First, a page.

Parent volunteers asked for 2 safeguarding references - anyone know why?(34 Posts)
So my DDs schools (2 schools) have now asked every parent volunteer for two safeguarding references (in addition to a DBS check which they'd already required). They say this is because of new Department of Education regulations. However, I can't find any information on the web about this. This guidance document seems to be one of the main things from the DfE but doesn't say anything about references for volunteers.
The form the referee has to fill in asks if they have any concern about the parent volunteer's suitability for working with children, or if there is any record of misconduct or capability that concerns the welfare or safety of children. One school doesn't stipulate who the referees can be. The other school says it should be a professional, e.g. doctor, teacher.
Can anyone link me to where this has come from? I'm surprised I can't find anything at all on the web because presumably it affects thousands of parents who volunteer in schools in England (and Wales?).
That's been normal procedure in the School I'm in for a while to ask for one reference for parent volunteers. Not sure if there's any "official" guidelines, but personally, I don't see any issue with it. If people have nothing to hide them it's not an issue.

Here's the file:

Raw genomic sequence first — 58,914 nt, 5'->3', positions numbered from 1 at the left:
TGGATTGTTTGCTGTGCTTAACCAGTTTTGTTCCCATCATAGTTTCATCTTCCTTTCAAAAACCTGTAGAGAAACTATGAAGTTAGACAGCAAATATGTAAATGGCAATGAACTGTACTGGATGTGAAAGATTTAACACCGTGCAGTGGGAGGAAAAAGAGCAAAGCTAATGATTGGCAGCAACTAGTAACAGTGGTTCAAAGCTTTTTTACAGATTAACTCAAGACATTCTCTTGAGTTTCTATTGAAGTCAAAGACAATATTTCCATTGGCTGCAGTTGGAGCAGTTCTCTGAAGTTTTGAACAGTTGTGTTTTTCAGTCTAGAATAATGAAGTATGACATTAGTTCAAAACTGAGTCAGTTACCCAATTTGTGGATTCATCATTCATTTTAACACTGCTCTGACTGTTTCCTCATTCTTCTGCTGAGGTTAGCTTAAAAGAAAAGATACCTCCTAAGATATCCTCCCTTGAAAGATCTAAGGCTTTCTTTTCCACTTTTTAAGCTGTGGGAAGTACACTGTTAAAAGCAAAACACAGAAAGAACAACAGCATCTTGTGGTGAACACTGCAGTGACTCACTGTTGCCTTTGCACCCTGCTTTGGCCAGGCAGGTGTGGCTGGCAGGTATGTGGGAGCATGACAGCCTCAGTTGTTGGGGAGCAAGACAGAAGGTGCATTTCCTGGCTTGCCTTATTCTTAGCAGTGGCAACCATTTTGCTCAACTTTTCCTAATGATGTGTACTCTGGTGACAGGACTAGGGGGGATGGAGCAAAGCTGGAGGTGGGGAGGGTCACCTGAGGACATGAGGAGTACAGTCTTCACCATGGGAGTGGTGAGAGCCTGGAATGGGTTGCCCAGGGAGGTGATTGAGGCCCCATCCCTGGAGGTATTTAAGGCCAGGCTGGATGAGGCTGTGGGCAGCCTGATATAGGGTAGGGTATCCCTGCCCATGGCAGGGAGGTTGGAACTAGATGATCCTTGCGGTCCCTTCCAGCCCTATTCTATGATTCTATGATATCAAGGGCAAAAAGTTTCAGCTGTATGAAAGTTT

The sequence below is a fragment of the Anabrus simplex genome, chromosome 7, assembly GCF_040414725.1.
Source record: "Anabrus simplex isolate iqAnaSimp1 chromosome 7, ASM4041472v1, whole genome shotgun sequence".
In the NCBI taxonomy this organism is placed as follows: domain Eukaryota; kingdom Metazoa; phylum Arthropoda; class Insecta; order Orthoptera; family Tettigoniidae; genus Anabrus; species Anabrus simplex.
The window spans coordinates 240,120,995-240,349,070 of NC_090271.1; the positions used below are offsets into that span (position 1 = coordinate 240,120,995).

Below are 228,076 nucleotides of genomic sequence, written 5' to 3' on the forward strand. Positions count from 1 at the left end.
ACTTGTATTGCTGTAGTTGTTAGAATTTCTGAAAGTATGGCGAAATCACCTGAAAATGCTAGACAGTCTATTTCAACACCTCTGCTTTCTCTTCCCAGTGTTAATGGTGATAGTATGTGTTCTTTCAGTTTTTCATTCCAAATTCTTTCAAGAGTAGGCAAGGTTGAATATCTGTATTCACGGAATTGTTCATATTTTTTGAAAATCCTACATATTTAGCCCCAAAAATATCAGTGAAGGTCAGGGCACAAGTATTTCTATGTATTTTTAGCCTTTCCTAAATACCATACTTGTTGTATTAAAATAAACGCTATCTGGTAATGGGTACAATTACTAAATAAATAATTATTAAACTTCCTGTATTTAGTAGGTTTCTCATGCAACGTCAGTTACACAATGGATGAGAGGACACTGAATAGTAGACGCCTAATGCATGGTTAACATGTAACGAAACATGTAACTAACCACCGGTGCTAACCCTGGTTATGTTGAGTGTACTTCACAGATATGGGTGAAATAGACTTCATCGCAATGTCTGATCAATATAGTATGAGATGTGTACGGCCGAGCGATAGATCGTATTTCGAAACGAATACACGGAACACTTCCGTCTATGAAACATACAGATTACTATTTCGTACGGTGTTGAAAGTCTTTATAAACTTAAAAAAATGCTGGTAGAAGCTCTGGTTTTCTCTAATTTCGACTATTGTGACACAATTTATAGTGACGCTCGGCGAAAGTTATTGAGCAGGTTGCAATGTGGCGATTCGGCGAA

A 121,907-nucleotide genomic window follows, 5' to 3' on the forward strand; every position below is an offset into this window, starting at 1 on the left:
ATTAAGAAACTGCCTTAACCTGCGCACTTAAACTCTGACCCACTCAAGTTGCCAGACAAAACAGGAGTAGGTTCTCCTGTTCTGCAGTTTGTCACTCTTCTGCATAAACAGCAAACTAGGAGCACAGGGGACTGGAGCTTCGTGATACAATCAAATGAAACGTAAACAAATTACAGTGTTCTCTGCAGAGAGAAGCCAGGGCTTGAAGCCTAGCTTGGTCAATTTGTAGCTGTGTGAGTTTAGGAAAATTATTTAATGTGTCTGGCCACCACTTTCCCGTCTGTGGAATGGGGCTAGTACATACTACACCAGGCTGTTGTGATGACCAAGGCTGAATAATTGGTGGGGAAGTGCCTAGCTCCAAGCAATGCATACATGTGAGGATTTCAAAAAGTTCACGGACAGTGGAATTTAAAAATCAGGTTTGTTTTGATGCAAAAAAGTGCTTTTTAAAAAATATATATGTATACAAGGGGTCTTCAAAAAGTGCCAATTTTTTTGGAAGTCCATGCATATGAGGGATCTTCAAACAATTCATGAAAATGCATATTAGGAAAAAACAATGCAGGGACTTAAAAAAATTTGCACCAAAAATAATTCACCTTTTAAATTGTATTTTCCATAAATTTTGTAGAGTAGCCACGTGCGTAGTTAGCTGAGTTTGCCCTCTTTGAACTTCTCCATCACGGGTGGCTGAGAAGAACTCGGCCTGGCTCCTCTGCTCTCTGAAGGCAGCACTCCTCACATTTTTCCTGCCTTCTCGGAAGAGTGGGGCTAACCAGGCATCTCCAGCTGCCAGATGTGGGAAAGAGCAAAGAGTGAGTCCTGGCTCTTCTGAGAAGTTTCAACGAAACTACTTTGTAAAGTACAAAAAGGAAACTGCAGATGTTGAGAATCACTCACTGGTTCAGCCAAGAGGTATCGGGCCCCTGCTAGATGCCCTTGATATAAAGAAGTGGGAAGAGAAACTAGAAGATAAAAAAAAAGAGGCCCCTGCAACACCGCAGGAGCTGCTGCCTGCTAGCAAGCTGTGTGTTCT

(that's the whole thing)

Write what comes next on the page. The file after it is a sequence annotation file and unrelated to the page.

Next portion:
What kind of reference did you get asked for? I am absolutely going to get the references, but I am really not sure it gives the school any more assurance that I'm not a safeguarding risk if I get DH's colleague (teacher) and a friend (teacher) to sign a form. They have no idea whether I'm a risk to children - they both think I'm a nice person, but then most people who are a risk to children aren't evil looking old men in dirty macs.
Would also just like to know where these new regulations are. If it's from the DfE there must be a whole industry of parents getting these references and someone must have done an impact assessment to weigh up the costs (to parents, and schools) of getting all these thousands of references versus the benefits.